Full-line automakers are replacing old models with all-new ones at a quicker rate, and the most competitive companies can retain or gain market share as new vehicle sales in the United States grow to a record 20 million in calendar year 2018. That’s the over-the-top rosy forecast from Bank of America Merrill Lynch’s “Car Wars 2016-2019,” which the firm’s research analyst, John Murphy, presented to the Detroit Automotive Press Association on Wednesday.
That 20 million sales number for ’18 might be an “underestimate,” Murphy says. It stands in stark contrast to my more dismal outlook expressed in a May 28 column.
Murphy and I agree on one thing: A lot of new product is coming. He thinks a growing U.S. economy and its effect on the customer base, combined with an aging auto fleet, will absorb it.
“We see the next [sales] trough of 14 [million] to 15 million units coming no earlier than the mid-2020s,” he told the APA.
A day earlier, the U.S. auto industry reported a seasonally adjusted annual rate (SAAR) of 17.7 million sales. The SAAR is a tricky number that can hype a single hot month. To date, full-year auto sales have topped 17 million seven times — in 1999, 2000, 2001, 2002, 2004, 2005, and 2006, with the record of 17,472,378 in 2001 (source: Wards).
There’s no reason to think we won’t top 18 million within the next few years, and the good news for automakers is that much of the growth since the recession-year nadir of 10.6 million has come in the premium and luxury categories. But along with that premium car growth comes off-lease, three-year-old “certified preowned” models coveted more and more by mainstream buyers who otherwise would buy brand-new Chevys, Fords, Toyotas, and Hondas.
The big question is whether the new-model proliferation that Murphy forecasts will push the market in a thriving economy or whether automakers will get caught, again, with too much product chasing too few dollars. Amid the fierce competition, will automakers eat their own profits with rising incentives?
Murphy clearly thinks not, though an industry insider told me after the better-than-expected May sales numbers came out that automakers already are raising incentives just to maintain market share.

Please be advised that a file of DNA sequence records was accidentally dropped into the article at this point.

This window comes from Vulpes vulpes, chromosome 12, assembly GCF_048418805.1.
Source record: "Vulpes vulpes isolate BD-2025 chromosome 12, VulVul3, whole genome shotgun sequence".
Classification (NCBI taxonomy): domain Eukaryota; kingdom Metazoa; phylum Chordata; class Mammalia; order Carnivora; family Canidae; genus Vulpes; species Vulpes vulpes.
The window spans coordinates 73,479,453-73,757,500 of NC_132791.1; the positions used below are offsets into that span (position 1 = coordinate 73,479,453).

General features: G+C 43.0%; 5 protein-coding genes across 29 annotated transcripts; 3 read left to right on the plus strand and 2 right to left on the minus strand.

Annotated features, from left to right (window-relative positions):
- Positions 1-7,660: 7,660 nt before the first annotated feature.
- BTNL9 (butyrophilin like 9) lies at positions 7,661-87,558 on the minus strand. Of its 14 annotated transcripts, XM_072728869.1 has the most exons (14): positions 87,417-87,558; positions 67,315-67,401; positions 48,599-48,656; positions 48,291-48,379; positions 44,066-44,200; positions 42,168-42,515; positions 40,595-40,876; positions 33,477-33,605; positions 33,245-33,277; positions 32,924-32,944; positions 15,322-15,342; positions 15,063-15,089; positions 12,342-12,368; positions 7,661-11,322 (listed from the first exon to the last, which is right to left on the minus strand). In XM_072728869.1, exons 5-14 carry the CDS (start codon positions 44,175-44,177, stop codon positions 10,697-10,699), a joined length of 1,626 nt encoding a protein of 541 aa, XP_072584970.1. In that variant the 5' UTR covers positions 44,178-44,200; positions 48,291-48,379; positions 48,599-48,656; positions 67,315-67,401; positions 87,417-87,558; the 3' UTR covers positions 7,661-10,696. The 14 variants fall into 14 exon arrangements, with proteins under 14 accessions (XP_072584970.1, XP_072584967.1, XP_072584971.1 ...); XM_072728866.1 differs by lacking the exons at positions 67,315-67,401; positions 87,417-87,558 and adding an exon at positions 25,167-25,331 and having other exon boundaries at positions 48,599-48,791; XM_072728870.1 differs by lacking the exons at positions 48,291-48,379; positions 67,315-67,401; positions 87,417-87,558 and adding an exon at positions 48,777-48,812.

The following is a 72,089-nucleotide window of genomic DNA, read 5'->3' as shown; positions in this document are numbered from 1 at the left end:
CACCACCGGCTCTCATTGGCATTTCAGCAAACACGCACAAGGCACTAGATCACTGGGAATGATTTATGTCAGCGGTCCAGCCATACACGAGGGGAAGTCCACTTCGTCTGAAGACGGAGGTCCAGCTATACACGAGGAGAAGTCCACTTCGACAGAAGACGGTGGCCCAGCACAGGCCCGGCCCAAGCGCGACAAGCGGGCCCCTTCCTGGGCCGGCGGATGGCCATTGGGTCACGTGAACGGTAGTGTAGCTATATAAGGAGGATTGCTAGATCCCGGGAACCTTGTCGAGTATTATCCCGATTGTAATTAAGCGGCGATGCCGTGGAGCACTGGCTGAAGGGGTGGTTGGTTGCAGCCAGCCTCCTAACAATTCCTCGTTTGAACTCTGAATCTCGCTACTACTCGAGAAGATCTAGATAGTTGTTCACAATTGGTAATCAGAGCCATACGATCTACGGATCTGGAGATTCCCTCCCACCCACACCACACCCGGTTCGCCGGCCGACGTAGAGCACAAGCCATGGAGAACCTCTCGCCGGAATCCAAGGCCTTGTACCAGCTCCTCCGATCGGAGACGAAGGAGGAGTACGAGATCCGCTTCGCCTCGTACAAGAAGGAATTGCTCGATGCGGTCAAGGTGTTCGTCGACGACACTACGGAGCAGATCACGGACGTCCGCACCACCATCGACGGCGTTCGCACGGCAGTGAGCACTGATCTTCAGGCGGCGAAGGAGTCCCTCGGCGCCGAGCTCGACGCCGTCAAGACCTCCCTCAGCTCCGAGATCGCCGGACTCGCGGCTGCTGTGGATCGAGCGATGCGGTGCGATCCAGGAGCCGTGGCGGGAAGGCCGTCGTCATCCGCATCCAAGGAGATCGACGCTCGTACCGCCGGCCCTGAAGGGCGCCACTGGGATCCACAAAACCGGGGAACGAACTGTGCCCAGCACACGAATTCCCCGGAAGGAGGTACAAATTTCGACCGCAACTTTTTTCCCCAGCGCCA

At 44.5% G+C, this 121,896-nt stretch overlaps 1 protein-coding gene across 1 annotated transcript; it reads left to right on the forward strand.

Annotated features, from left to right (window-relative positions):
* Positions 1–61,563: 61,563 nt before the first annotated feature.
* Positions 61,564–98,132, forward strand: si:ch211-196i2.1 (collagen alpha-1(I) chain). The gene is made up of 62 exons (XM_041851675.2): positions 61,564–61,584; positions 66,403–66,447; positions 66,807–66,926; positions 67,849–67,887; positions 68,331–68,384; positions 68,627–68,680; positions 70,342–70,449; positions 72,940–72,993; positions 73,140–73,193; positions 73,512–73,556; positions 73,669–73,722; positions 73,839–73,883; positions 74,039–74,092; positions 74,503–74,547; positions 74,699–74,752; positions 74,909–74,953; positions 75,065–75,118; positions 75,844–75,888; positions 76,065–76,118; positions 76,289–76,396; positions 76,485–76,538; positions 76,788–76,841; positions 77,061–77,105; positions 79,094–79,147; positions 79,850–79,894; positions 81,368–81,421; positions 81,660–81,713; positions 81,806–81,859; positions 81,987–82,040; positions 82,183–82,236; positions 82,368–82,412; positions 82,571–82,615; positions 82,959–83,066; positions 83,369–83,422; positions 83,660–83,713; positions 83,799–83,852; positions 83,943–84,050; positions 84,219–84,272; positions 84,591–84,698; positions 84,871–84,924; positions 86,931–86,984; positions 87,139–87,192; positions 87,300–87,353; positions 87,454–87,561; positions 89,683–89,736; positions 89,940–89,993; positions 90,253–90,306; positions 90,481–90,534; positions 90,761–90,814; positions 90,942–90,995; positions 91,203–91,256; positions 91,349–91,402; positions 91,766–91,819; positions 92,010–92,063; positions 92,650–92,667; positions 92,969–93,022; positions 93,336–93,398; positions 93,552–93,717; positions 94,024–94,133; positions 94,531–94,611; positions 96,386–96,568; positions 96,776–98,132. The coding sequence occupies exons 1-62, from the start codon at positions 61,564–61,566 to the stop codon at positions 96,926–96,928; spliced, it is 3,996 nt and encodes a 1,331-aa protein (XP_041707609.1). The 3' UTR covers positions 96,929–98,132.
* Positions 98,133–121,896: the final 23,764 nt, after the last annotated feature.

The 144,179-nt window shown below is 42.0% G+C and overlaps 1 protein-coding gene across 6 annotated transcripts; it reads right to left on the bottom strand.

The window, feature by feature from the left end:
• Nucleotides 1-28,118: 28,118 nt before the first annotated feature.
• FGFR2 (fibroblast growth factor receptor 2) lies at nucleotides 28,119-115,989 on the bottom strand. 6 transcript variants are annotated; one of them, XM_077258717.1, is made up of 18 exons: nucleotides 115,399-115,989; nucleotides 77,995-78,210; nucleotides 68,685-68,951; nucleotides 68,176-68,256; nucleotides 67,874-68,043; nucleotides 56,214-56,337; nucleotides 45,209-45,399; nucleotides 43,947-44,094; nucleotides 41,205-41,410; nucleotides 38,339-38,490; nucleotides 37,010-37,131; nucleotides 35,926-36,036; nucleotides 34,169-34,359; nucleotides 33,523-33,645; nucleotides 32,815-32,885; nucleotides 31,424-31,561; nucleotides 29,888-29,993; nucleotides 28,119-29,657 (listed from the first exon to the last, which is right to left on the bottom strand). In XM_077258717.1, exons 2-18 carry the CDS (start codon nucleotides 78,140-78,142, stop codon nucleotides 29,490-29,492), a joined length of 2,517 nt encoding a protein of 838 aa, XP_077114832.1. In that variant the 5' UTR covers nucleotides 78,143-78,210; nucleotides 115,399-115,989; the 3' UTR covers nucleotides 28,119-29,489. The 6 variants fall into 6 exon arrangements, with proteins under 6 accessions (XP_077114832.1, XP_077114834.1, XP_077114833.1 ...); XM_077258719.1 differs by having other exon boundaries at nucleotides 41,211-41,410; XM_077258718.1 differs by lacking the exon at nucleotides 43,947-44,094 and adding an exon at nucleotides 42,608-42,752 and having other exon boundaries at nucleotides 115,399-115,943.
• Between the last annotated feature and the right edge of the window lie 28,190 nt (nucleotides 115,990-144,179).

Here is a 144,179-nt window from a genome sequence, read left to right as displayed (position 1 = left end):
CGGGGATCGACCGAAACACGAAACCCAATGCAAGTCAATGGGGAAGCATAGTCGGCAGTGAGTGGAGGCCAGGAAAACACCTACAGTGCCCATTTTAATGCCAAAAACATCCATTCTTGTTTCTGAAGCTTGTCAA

Murphy’s single cautionary note is that new products due by the 2019 model year are “overweight” with crossovers globally. But even this is a positive development. “This should drive a positive mix shift in model years 2016-’19,” his report summary says. In other words, all this new product will stimulate the market.
Murphy singles out Honda as the automaker most likely to increase its U.S. market share by 2019, when it will have replaced virtually everything in its entire portfolio (including Acura’s). This doesn’t count major model refreshes, only full redesigns. The Toyota Camry’s 2015 face-lift, for example, does not qualify it as a new product.
Honda’s “mix is skewed toward CUVs and midsize cars due to the launch of the Pilot (MY16), CR-V (MY17), Acura RDX (MY18), Acura MDX (MY19) and Accord (MY18),” and of course, the MY17 Civic, Murphy’s report says. BofA Merrill Lynch expects Honda’s U.S. market share to rise from its current 9.4 percent by 2018.
Murphy also is bullish on General Motors for pulling forward its next all-new Chevrolet Silverado and GMC Sierra for a 2019 model year introduction, “about two years earlier from the normal cadence. The ability to pull forward a product like this by two years is pretty miraculous.”
On the other hand, GM’s cadences have gone askew since the 2009 bankruptcy. Chevrolet’s “five in ’15” launch this year of a new Camaro, Malibu, Volt, Spark, and Cruze essentially straightens out what happened, and didn’t happen, in the last three to five years.